• Information about expected costs are provided by the staff at the front desk, and if you wish we will put you in touch with our anaesthetist for the day of surgery.
  • The hospital will be in touch the working day prior to admission, and give information on fasting times, what to wear, what to bring and where and when to present at the hospital. Admission to hospital is usually on the morning of surgery
  • We understand that the decision for surgery is a big one, not to be undertaken lightly
  • You should only elect to go ahead with surgery when you are completely comfortable that it is the correct decision for you
  • It is important to bring your CT scans on the day of surgery- they are the road-map to guide safe and effective surgery!

What is the postoperative care for Sinus Surgery?         

  • The nose will be entirely blocked for 3-4 days after surgery
  • Irrigation of the nose with saline (eg SINUS RINSE, FLO), and gentle nose blowing can commence on the first postoperative day.
  • The first review appointment is at day 3-4 at which point the nose is gently suctioned with dissolving packing material being removed.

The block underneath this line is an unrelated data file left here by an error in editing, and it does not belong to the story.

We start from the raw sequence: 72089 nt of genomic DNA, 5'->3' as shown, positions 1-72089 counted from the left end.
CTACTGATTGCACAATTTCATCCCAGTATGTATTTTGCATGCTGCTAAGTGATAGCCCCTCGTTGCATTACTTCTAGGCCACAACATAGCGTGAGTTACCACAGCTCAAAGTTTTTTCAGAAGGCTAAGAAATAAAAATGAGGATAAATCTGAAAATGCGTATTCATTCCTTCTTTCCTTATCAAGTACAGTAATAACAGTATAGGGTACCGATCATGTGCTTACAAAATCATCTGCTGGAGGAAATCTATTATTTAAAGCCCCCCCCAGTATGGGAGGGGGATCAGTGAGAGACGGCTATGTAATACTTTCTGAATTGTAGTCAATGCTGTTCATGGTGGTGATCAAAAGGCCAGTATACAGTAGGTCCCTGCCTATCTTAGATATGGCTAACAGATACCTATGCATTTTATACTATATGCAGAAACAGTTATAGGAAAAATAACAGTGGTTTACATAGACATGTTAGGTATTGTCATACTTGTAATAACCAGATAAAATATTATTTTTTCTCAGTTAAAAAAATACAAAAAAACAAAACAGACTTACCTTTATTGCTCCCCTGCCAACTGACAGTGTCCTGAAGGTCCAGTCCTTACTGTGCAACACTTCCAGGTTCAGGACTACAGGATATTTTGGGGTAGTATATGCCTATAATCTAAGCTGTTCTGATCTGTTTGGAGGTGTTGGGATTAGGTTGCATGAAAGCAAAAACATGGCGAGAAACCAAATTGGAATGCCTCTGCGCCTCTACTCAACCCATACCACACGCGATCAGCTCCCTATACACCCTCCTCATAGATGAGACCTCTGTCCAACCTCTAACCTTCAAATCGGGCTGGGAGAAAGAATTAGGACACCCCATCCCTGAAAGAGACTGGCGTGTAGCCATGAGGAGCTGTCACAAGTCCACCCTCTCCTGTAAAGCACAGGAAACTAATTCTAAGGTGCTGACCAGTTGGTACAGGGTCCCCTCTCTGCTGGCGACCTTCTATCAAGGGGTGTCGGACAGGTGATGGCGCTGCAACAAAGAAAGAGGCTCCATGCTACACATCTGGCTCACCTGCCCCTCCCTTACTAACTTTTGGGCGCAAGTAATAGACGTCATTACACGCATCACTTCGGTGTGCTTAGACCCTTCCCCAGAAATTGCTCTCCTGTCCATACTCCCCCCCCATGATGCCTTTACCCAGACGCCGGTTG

• At that stage the nose will feel quite clear in most cases.
  • There are weekly to second weekly reviews for the first month, depending how quickly healing is progressing.
  • A few more reviews may be required in coming months until we are  both satisfied with the situation of your sinuses.
  • It is important to continue with regular sinus flushes for some months (at least) after surgery, and in some cases indefinitely.
  • For people with nasal polyps, corticosteroid spray (Nasonex, Avamys, Omnaris) will need to be recommenced once the sinus area is fully healed

How long do I need off after Sinus Surgery?

  • This depends on what kind of work you do.
  • If your work is office based, you may be able to return within the first week.
  • If your work is more physical, two weeks off will be required.
  • For all patients, 2 weeks off should be available in the event of a more difficult than average recovery

How long until I can Play Sport or Surf after Sinus Surgery?

  • It is 3 weeks until return to full physical activity is recommended.
  • Exercise can be commenced gently at 1 week, and gradually increased.